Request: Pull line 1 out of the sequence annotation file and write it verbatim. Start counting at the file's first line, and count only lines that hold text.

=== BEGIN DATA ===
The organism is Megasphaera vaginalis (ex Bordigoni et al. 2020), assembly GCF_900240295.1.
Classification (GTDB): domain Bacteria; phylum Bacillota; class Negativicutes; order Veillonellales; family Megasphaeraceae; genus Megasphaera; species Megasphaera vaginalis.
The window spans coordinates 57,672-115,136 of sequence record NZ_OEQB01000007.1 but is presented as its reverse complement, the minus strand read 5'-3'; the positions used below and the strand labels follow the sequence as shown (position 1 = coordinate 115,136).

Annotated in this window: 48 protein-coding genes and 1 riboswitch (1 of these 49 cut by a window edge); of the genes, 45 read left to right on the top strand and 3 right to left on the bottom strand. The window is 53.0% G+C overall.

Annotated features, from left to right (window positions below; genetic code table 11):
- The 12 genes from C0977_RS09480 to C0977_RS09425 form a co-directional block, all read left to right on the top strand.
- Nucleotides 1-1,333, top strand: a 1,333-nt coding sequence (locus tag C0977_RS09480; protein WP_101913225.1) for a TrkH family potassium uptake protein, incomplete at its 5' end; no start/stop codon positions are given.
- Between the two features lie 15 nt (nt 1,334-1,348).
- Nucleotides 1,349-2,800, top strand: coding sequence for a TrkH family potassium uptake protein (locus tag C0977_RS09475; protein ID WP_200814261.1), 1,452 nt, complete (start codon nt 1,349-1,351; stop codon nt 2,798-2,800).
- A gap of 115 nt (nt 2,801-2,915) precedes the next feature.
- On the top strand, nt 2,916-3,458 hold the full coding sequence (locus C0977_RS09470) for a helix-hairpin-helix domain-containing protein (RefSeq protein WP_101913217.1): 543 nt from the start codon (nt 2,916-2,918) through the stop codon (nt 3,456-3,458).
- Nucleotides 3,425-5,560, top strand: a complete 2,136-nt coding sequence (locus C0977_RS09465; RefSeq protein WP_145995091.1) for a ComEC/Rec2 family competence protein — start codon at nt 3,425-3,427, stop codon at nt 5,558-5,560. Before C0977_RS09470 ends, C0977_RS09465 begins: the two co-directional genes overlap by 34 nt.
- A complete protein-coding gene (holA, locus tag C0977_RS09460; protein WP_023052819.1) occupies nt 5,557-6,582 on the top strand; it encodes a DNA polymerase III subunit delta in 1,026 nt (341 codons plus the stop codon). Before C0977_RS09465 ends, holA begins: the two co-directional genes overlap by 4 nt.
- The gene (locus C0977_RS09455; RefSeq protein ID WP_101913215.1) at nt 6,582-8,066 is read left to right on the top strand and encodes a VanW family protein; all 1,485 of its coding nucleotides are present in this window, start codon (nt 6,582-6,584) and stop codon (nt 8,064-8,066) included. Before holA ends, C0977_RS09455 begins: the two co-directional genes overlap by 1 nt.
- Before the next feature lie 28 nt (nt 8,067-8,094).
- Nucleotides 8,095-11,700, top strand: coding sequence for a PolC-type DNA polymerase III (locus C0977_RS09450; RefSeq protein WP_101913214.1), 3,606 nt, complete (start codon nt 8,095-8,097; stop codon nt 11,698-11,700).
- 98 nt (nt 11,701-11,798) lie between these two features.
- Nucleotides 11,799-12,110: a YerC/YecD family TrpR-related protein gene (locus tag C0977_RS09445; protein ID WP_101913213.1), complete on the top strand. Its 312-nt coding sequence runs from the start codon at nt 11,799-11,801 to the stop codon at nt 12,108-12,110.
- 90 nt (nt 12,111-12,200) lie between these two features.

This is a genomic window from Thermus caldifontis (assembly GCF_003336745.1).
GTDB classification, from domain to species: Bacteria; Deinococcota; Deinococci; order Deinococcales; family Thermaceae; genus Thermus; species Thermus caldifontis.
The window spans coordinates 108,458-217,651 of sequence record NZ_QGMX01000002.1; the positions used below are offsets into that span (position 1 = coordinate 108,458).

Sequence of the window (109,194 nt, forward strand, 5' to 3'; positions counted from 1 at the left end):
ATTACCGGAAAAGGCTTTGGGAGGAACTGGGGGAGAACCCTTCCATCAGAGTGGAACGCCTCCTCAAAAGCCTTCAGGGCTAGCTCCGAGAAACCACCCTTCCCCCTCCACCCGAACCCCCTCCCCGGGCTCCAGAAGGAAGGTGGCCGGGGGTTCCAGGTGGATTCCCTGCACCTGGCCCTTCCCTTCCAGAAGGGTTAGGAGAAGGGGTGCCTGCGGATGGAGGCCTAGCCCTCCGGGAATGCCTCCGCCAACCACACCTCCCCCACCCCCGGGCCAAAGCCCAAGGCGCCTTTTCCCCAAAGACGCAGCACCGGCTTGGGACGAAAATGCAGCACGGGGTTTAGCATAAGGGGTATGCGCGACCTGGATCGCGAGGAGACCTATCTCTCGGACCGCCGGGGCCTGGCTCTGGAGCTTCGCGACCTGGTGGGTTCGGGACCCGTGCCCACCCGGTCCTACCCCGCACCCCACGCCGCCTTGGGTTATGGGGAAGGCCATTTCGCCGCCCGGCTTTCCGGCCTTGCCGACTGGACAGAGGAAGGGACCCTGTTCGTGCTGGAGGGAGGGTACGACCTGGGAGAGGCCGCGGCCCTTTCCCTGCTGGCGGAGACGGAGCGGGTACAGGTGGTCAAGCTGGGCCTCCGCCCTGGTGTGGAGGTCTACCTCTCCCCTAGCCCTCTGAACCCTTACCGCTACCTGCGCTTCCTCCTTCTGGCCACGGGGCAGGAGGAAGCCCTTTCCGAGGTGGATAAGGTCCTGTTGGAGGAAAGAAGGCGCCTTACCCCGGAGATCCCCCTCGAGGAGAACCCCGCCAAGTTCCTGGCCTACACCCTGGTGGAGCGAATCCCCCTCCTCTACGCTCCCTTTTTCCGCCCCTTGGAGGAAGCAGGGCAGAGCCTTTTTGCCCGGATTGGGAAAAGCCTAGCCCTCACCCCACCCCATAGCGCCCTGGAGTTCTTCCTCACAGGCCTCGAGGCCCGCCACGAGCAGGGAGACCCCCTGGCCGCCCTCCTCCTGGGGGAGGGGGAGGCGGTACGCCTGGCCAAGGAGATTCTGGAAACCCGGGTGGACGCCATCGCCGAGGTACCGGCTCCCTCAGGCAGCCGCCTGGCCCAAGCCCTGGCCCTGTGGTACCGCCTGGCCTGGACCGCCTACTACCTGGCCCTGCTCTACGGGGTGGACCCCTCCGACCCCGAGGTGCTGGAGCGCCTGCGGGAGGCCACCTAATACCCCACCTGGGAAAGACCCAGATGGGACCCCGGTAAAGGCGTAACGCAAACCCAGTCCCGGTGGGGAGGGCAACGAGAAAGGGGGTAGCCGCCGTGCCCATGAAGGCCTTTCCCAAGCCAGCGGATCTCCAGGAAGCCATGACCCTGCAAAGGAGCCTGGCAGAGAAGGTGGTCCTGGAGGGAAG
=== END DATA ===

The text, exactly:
The organism is Megasphaera vaginalis (ex Bordigoni et al. 2020), assembly GCF_900240295.1.